Researchers from the Regensburg University of Applied Sciences in Germany and LUT University in Finland investigated if seasonal hydrogen storage (SHS) could be a practical way to increase solar self-consumption in the future.
A “least-cost” methodology was used to undertake a global analysis spanning 145 regions from 2020 through 2050 in five-year increments. They used the programme LUT-Prosume to model a home rooftop PV system using SHS. Cost estimations for SHS system components were included in the analysis in great detail. A water electrolyzer, hydrogen compressor, storage tank, and fuel cell were among the SHS’s components.
In eight household self-consumption scenarios, the study examines whether SHS is cost-optimized for either on-grid or off-grid operation. A ground-source heat pump for space and water heating is one of them, along with electric vehicles and lithium-ion battery storage.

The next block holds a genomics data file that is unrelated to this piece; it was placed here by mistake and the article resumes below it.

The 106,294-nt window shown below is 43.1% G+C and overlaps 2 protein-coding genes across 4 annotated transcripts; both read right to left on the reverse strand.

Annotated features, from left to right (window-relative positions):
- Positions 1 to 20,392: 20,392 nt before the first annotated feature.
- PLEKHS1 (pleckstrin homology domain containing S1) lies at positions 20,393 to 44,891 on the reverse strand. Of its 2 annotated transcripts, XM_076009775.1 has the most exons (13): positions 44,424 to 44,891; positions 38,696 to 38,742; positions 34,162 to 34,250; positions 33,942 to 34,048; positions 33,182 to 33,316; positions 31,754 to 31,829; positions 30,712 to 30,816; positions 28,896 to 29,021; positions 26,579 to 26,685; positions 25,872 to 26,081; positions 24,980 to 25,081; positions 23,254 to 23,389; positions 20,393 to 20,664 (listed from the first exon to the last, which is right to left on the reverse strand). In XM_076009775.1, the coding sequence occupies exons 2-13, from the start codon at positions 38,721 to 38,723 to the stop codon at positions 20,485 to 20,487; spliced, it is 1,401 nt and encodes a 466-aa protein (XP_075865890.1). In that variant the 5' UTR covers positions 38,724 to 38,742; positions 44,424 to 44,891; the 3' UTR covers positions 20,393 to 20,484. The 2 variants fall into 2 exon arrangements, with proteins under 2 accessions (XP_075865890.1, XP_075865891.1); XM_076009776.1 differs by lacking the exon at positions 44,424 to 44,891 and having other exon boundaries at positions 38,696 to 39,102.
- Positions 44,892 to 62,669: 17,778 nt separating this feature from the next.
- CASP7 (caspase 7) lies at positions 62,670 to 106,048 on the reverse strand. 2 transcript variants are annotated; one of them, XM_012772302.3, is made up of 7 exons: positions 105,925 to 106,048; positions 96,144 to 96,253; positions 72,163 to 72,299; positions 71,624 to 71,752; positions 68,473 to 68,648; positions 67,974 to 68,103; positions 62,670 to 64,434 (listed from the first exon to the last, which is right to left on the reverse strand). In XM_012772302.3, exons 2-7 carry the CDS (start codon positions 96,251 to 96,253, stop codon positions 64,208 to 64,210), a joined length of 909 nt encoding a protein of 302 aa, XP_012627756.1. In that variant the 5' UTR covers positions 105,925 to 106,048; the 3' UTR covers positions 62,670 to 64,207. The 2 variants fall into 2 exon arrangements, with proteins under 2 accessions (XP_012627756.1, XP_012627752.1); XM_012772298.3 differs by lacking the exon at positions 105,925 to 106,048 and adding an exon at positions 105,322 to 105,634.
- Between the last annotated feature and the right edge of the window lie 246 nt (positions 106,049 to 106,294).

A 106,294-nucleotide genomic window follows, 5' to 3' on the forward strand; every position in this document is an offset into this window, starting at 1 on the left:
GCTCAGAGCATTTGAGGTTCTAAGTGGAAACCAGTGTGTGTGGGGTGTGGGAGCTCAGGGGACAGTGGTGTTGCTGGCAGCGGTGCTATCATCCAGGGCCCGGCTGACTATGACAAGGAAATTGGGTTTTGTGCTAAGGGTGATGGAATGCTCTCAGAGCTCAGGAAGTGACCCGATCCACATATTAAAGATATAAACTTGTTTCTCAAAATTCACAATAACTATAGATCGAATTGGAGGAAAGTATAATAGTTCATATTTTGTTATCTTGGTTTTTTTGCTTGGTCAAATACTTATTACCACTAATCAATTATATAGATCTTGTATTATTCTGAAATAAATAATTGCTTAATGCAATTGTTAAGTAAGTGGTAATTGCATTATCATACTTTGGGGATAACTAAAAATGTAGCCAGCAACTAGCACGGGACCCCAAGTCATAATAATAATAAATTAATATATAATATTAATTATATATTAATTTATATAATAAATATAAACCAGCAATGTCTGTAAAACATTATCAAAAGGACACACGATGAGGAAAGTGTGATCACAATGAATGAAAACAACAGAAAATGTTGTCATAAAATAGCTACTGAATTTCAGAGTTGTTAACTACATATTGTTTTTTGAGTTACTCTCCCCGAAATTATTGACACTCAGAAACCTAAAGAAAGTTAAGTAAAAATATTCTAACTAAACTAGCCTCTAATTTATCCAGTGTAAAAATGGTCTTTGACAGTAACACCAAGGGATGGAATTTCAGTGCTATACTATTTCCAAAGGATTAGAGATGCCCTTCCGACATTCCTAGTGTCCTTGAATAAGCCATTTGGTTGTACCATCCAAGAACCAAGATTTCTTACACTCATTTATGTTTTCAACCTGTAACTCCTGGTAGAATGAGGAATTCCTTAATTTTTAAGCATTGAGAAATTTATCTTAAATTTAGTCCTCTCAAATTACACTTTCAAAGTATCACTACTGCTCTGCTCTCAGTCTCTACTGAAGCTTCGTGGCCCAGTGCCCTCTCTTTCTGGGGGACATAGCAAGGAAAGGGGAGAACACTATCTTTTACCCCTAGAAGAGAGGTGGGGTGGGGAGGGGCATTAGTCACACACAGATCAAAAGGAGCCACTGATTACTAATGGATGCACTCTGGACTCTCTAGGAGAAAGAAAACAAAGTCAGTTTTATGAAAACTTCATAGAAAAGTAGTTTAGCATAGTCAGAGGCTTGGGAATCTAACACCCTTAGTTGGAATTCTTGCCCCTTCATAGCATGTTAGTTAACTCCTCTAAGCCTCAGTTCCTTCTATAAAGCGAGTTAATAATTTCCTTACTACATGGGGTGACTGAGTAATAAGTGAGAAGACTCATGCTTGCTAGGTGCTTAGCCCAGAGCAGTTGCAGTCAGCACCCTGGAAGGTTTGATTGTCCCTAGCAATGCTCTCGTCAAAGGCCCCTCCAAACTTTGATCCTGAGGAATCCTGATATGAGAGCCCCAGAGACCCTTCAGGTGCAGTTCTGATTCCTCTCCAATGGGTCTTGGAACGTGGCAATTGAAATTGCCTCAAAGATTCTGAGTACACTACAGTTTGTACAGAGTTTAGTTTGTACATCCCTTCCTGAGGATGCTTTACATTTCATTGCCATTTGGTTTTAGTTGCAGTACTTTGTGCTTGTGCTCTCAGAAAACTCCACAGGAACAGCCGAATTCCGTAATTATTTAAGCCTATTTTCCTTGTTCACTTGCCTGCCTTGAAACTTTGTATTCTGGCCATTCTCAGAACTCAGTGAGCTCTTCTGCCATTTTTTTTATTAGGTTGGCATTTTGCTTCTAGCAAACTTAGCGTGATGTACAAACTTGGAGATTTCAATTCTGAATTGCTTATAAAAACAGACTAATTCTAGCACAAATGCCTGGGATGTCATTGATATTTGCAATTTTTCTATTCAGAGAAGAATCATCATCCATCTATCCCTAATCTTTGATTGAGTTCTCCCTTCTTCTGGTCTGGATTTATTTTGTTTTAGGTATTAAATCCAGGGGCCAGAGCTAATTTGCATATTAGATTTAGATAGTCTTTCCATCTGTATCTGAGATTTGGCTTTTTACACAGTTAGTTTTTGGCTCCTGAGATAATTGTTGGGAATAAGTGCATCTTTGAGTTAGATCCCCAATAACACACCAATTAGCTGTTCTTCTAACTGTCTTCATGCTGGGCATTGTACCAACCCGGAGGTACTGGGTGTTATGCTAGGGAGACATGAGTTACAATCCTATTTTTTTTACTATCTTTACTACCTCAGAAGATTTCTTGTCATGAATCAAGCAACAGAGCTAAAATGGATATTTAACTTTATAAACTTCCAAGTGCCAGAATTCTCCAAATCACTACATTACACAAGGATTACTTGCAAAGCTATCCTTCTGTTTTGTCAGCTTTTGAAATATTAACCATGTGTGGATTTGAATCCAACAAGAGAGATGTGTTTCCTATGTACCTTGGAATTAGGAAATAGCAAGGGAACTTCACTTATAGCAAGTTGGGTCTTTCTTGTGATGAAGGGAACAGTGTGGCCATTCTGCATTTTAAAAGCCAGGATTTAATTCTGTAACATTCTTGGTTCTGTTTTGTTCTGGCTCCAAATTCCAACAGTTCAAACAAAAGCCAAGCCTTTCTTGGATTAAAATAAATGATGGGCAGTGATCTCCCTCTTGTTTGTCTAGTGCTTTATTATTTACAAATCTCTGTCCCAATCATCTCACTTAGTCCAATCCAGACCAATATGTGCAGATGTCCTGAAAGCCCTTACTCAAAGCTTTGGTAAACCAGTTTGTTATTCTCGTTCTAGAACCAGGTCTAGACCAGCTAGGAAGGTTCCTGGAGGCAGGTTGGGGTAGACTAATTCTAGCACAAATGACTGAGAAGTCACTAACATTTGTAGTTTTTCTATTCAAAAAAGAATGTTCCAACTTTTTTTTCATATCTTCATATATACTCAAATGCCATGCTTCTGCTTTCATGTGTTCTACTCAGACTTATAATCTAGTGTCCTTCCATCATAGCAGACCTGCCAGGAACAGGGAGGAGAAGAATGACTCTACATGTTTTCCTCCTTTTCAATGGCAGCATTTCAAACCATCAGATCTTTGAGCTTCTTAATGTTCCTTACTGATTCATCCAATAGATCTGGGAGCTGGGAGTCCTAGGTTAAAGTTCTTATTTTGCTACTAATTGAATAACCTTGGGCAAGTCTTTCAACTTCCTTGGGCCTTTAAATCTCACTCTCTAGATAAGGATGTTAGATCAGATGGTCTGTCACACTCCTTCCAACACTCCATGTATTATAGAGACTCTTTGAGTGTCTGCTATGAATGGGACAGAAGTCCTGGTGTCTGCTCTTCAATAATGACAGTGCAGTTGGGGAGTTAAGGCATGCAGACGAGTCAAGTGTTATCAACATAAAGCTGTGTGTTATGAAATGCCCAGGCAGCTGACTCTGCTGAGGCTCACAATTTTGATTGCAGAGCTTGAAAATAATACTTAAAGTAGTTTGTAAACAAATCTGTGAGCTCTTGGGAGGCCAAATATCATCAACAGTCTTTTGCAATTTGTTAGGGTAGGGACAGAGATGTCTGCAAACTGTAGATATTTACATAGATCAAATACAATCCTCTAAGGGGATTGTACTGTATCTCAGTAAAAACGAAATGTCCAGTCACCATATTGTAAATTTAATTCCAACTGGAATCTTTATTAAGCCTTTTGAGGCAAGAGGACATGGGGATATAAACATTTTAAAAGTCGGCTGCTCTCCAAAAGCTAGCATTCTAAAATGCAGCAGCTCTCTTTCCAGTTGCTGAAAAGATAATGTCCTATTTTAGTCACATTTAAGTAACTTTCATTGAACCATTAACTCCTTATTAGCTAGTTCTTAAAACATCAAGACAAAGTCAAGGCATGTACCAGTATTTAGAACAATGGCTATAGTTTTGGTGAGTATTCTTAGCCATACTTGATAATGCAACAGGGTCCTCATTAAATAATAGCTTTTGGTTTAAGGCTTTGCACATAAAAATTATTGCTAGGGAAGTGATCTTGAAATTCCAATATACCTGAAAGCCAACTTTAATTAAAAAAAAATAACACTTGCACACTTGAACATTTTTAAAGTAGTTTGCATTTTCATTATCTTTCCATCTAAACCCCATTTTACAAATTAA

According to the findings, SHS can only be anticipated in a small segment of the off-grid market, which is only present in North America, Northern Europe, and Northwest Eurasia. Little amounts of SHS capacity may also be available in Lebanon, Kuwait, Bahrain, and Qatar, the report suggests. The SHS capacity in the Baltics, Scandinavia, and southern regions of Canada are all less than 1,000 kWh.
Note, none of the regions looked into for on-grid situations have SHS as the least expensive alternative. Their research was just published in Applied Energy under the title “Seasonal hydrogen storage for residential on- and off-grid solar photovoltaic prosumer applications: Revolutionary answer or niche market for the energy transition till 2050?.”